of 11 articles from their side. These exploratory talks ended in July 1977 with the position that the envisaged agreement could in fact be concluded. In September 1977, the
European Commission asked the Council for a mandate to open negotiations on a nonpreferential 5-year trade agreement trade agreement with China with automatic renewal
from year to year unless notice of termination was given. The aim was to start negotiations in November.
1978 was the year of serious and formal negotiations and clinching the agreement
starting on 30 January to 4 February. Both sides had begun analysing the draft agreement
on article-by-article basis adopting preliminary positions. The initialling of the agreement took place on 3 February 1978 with compromises made.
The EEC gave in to the Chinese on their insistence on balancing trade and on the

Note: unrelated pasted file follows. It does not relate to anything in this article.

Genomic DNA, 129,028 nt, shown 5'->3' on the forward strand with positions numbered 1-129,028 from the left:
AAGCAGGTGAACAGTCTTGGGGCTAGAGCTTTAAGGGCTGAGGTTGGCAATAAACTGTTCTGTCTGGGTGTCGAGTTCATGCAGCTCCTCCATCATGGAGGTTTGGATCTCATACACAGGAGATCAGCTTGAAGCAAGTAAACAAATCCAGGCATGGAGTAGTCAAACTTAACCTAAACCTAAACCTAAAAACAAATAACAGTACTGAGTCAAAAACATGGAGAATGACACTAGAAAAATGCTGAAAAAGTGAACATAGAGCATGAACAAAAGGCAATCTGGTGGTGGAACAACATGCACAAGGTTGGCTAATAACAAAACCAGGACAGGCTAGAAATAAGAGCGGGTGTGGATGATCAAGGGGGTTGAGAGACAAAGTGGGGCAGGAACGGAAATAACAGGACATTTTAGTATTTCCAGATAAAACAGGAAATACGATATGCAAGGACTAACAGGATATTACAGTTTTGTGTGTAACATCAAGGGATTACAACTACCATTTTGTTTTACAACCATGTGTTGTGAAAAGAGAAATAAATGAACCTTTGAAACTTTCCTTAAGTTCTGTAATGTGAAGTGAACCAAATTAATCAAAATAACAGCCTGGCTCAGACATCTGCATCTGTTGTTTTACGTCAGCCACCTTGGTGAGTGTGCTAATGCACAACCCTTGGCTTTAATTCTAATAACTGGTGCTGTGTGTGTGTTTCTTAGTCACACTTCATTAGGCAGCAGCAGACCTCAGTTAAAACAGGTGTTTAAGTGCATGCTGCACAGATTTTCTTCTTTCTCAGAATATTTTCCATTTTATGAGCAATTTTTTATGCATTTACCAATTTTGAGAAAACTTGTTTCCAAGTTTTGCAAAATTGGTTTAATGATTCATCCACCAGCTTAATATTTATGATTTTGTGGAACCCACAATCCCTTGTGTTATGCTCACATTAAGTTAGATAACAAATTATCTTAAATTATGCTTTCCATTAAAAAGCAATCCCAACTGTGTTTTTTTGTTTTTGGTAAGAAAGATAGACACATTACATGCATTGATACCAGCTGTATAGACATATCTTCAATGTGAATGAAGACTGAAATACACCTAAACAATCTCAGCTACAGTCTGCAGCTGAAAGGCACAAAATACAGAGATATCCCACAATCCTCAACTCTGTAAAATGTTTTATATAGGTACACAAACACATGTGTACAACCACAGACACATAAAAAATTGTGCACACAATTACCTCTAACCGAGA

friendly consultation clause without the possibility of emergency measures entirely
excluded in a very cautious form. Both sides agreed on a prices clause i.e. at market-related prices. The Chinese dropped their insistence on extending the MFN clause to cover
not only custom duties and other taxes but also the kind of trade restrictions afforded to
GATT countries as regards liberalisation. The liberalisation list for her would be extended and would not be identical with that applied to other state-trading countries that
had no contractual relations with the EEC as a quid pro quo for favourable consideration
to EEC imports.
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The EU and Taiwan Relationship (1950s-1970s)

We have the impression that the EEC was in a kind of desperation for an agreement